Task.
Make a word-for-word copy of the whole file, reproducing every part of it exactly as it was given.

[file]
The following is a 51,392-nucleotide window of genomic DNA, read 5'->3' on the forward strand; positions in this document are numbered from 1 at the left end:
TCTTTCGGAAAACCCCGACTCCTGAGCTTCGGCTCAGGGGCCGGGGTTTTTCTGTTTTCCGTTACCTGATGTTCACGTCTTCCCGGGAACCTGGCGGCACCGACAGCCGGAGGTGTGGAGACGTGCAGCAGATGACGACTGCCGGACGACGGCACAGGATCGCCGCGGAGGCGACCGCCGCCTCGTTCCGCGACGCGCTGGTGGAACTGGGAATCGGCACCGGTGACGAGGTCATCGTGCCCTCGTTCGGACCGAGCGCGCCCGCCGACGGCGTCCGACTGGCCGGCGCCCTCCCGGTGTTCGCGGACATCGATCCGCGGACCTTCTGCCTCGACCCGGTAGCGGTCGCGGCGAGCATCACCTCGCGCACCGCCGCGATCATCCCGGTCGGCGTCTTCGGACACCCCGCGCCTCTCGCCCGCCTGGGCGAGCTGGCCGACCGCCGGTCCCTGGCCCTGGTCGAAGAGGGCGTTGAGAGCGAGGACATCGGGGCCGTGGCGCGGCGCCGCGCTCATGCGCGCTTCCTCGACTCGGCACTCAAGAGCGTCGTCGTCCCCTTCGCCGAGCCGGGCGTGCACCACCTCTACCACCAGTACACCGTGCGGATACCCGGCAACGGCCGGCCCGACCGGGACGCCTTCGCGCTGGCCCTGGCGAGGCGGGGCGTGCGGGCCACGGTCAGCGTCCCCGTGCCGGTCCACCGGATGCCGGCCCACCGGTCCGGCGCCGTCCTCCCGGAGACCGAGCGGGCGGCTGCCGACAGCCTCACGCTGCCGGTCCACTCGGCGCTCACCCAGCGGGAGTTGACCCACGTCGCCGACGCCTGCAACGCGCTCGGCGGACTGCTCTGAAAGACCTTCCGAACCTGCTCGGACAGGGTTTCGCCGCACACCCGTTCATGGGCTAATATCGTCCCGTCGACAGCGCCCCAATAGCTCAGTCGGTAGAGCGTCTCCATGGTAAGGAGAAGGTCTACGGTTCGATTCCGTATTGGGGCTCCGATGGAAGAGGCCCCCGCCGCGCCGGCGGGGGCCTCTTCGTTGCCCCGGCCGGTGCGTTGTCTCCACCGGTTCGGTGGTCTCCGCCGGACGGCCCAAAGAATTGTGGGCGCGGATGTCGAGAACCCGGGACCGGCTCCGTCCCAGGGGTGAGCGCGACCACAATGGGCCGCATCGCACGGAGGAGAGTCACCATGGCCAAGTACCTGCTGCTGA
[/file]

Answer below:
The following is a 51,392-nucleotide window of genomic DNA, read 5'->3' on the forward strand; positions in this document are numbered from 1 at the left end:
TCTTTCGGAAAACCCCGACTCCTGAGCTTCGGCTCAGGGGCCGGGGTTTTTCTGTTTTCCGTTACCTGATGTTCACGTCTTCCCGGGAACCTGGCGGCACCGACAGCCGGAGGTGTGGAGACGTGCAGCAGATGACGACTGCCGGACGACGGCACAGGATCGCCGCGGAGGCGACCGCCGCCTCGTTCCGCGACGCGCTGGTGGAACTGGGAATCGGCACCGGTGACGAGGTCATCGTGCCCTCGTTCGGACCGAGCGCGCCCGCCGACGGCGTCCGACTGGCCGGCGCCCTCCCGGTGTTCGCGGACATCGATCCGCGGACCTTCTGCCTCGACCCGGTAGCGGTCGCGGCGAGCATCACCTCGCGCACCGCCGCGATCATCCCGGTCGGCGTCTTCGGACACCCCGCGCCTCTCGCCCGCCTGGGCGAGCTGGCCGACCGCCGGTCCCTGGCCCTGGTCGAAGAGGGCGTTGAGAGCGAGGACATCGGGGCCGTGGCGCGGCGCCGCGCTCATGCGCGCTTCCTCGACTCGGCACTCAAGAGCGTCGTCGTCCCCTTCGCCGAGCCGGGCGTGCACCACCTCTACCACCAGTACACCGTGCGGATACCCGGCAACGGCCGGCCCGACCGGGACGCCTTCGCGCTGGCCCTGGCGAGGCGGGGCGTGCGGGCCACGGTCAGCGTCCCCGTGCCGGTCCACCGGATGCCGGCCCACCGGTCCGGCGCCGTCCTCCCGGAGACCGAGCGGGCGGCTGCCGACAGCCTCACGCTGCCGGTCCACTCGGCGCTCACCCAGCGGGAGTTGACCCACGTCGCCGACGCCTGCAACGCGCTCGGCGGACTGCTCTGAAAGACCTTCCGAACCTGCTCGGACAGGGTTTCGCCGCACACCCGTTCATGGGCTAATATCGTCCCGTCGACAGCGCCCCAATAGCTCAGTCGGTAGAGCGTCTCCATGGTAAGGAGAAGGTCTACGGTTCGATTCCGTATTGGGGCTCCGATGGAAGAGGCCCCCGCCGCGCCGGCGGGGGCCTCTTCGTTGCCCCGGCCGGTGCGTTGTCTCCACCGGTTCGGTGGTCTCCGCCGGACGGCCCAAAGAATTGTGGGCGCGGATGTCGAGAACCCGGGACCGGCTCCGTCCCAGGGGTGAGCGCGACCACAATGGGCCGCATCGCACGGAGGAGAGTCACCATGGCCAAGTACCTGCTGCTGA